Statutes in New York, New Jersey, Connecticut, and Massachusetts provide that a will can be revoked if the testator executes a subsequent will, or if the testator, or someone in the testator's presence and at the testator's direction, performs a revocatory act on the will.

Legislation in those four states has also addressed the impact of divorce on wills and trusts. In all of these states, unless the testator has expressly provided otherwise, divorce serves to revoke a property disposition to a former spouse, a power of appointment in favor of a former spouse, and the appointment of a former spouse as a fiduciary. The relevant statutes in New Jersey and Massachusetts also treat divorce as having revoked any disposition made to a former spouse's relatives. The statutes in New York and Connecticut do not go this far.

In In re Lewis, 2015 N.Y. Lexis 1292; 2015 NY Slip Op 04674 (N.Y. June 4, 2015), the New York Court of Appeals recently considered whether a will naming the decedent's ex-husband's father as alternate executor and beneficiary was revoked. 

Decedent died in March 2010, three years after divorcing her husband. Pursuant to the laws of intestacy, decedent's property was to pass to her family. However, decedent's ex-husband's father filed a petition in the Jefferson County Surrogate's Court to probate a 1996 will executed by decedent. The 1996 will bequeathed all of decedent's property to her ex-husband. Decedent's ex-husband's father was also named in the 1996 will as an alternate executor and beneficiary. EPTL 5-1.4 disqualified the ex-husband from serving as executor and from taking under the will. The ex-husband's father, however, was not similarly precluded under New York law. 

During the probate proceedings, the decedent's ex-husband testified that the will was executed in quadruplicate, with each document meant to possess the force of an original. The wills were stored at the couple's Texas home, their New York home (where the decedent resided after the divorce), decedent's ex-husband's parents' home, and a safe deposit box. Decedent's friend testified that decedent intended to execute a new will in 2007 after her divorce and that she had seen and discussed with the decedent what she thought was a 2007 will with a provision revoking all prior wills and codicils. However, after a post-mortem search of the decedent's residence and possessions, no such will was found. Because the alleged 2007 will was never found and the decedent's friend did not witness the execution of the alleged 2007 will, the Surrogate's Court concluded it was bound by the 1996 will and admitted the will to probate. The Appellate Division affirmed and the Court of Appeals granted leave to appeal.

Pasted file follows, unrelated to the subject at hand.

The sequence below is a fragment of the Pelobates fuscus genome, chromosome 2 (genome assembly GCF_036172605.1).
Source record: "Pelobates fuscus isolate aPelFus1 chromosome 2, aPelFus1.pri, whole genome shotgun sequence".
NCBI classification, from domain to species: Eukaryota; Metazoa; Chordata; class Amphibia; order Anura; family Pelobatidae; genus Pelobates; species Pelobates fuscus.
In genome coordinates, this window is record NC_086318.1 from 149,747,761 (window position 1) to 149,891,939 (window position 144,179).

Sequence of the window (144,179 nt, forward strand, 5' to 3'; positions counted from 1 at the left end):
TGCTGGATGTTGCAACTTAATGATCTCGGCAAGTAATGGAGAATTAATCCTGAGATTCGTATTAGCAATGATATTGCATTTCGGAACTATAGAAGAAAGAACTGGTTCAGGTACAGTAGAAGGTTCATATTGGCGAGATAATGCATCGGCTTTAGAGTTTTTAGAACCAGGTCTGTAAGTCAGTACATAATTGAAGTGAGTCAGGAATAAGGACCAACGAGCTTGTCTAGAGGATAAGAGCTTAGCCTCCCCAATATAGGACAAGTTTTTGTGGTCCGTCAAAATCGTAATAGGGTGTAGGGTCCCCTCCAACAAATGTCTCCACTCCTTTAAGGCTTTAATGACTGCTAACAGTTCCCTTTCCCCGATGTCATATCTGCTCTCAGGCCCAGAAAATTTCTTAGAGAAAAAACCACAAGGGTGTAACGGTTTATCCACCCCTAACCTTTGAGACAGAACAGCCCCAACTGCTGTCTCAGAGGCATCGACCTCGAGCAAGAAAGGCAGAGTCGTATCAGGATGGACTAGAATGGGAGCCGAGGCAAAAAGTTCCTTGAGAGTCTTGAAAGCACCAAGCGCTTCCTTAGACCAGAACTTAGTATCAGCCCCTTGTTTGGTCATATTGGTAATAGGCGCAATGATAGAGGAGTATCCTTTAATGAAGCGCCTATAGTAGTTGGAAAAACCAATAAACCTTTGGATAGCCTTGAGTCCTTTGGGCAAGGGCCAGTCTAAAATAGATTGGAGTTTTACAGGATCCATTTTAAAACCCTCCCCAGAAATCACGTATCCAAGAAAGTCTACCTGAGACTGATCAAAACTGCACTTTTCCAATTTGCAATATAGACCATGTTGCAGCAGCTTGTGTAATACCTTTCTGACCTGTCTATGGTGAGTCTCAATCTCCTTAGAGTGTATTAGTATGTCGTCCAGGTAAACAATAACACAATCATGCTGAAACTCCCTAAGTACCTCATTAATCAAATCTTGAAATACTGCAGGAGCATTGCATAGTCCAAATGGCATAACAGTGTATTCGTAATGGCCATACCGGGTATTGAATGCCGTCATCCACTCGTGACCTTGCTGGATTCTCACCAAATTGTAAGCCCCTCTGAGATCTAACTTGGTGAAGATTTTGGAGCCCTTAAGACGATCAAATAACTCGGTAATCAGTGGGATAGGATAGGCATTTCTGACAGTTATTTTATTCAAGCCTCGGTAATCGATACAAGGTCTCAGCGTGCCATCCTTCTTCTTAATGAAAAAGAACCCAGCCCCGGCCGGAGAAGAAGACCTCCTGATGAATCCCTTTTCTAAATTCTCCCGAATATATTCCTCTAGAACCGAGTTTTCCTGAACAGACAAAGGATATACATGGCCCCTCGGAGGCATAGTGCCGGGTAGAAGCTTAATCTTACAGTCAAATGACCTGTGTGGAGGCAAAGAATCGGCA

The Court of Appeals reversed and remanded, holding that the decedent's parents' claim that the 1996 will was revoked by the 2007 will was properly rejected but that the failure of their claim did not mean that the 1996 will was proved. The Court concluded that whether the 1996 will had been revoked by other means, such as by the act of the testator with revocatory intent, was a question that needed to be answered before the 1996 will was admitted to probate. The Court noted that a presumption arises that a will has been revoked by destruction if the will cannot be found posthumously. The presumption "stands in the place of positive proof" and must be rebutted by the will's proponent. In this case, the presumption was strong as a result of the fact that the 1996 will left all of decedent's property to her ex-husband, and the 1996 will was not found in decedent's New York home where it was known to be kept at one time. In light of the presumption of revocation, the Court was "left with a will admitted to probate upon a record sufficient only to disprove it." The Court held that the Surrogate should have insisted on the presentation of all duplicate original wills to compare the duplicates and make a determination about their import. Accordingly, the Court remanded the case to the Surrogate's Court to hear and weigh evidence as to the duplicate wills and allow petitioner an opportunity to rebut the presumption of revocation.